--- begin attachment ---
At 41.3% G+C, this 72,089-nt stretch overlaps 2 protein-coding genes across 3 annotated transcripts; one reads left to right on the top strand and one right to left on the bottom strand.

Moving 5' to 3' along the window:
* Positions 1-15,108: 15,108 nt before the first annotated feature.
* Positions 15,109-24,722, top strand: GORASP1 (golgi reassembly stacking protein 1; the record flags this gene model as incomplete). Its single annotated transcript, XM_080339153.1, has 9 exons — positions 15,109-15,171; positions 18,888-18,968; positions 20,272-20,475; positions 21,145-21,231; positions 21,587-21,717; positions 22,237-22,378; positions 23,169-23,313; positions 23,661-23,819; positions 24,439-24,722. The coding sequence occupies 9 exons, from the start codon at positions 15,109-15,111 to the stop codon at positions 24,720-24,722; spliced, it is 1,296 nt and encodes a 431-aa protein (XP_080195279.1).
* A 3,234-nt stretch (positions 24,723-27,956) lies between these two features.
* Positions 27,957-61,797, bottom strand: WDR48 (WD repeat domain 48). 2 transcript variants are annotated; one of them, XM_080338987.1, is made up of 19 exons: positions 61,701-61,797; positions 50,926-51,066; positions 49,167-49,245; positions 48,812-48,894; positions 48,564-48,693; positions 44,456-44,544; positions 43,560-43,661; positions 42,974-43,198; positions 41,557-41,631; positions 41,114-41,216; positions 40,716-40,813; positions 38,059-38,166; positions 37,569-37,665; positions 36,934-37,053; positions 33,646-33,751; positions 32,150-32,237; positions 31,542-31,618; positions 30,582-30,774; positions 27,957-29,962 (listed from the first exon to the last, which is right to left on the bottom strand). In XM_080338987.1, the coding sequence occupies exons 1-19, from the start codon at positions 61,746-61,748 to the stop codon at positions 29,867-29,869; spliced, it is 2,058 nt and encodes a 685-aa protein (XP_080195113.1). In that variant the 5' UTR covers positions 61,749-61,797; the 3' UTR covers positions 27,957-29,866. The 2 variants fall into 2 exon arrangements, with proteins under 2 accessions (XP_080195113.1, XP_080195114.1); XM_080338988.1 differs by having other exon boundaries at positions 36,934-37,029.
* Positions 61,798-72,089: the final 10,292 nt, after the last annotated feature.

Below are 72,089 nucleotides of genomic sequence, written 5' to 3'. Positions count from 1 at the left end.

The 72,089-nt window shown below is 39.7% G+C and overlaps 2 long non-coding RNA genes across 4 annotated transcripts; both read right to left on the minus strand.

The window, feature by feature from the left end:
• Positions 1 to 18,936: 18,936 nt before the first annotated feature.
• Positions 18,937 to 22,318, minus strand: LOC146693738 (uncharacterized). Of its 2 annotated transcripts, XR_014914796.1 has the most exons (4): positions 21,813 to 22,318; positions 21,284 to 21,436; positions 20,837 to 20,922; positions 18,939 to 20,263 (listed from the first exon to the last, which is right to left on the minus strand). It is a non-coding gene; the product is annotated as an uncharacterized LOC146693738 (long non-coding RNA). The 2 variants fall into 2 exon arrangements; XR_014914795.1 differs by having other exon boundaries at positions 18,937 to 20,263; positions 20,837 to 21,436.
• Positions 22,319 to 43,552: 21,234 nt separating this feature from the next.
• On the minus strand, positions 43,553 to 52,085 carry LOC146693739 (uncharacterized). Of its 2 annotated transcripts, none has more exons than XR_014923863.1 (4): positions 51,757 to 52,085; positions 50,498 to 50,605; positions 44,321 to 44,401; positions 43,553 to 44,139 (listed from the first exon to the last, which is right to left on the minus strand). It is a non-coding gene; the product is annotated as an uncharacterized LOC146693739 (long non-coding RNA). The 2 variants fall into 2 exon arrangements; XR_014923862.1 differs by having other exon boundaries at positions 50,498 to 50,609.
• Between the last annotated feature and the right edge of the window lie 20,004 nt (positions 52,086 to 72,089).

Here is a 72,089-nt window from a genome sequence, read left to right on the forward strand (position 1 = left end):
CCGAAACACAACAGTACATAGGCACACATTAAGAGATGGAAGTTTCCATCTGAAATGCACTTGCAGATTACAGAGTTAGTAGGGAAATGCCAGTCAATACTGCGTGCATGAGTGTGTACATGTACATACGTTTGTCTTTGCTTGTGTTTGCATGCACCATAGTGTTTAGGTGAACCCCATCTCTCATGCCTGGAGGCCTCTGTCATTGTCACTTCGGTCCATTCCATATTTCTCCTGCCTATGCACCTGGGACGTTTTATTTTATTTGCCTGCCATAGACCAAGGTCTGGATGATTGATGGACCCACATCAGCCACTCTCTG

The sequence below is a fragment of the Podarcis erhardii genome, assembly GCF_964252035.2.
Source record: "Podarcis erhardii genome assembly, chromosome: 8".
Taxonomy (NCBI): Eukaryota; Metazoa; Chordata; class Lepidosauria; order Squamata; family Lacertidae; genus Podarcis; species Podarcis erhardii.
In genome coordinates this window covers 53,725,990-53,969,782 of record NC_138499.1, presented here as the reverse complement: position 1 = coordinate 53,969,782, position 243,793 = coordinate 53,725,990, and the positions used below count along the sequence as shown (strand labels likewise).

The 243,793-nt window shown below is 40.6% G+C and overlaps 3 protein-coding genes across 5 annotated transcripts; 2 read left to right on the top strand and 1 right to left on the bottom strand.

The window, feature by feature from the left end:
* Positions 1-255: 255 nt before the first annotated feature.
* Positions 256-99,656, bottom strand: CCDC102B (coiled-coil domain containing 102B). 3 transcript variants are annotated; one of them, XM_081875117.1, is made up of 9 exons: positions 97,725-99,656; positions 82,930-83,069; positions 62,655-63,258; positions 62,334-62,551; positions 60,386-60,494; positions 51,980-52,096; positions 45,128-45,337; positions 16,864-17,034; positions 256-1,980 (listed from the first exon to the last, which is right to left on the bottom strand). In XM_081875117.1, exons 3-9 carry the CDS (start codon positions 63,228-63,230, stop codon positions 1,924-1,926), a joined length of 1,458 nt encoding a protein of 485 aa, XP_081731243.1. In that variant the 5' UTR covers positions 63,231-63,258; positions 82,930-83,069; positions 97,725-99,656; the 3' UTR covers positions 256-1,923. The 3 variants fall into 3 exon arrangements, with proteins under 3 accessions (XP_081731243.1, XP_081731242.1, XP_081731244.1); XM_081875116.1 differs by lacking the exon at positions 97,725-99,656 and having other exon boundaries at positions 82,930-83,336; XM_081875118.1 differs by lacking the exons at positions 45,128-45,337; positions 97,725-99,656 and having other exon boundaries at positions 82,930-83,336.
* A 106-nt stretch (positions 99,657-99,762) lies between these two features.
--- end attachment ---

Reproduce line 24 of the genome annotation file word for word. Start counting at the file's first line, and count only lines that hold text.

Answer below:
* Positions 1-255: 255 nt before the first annotated feature.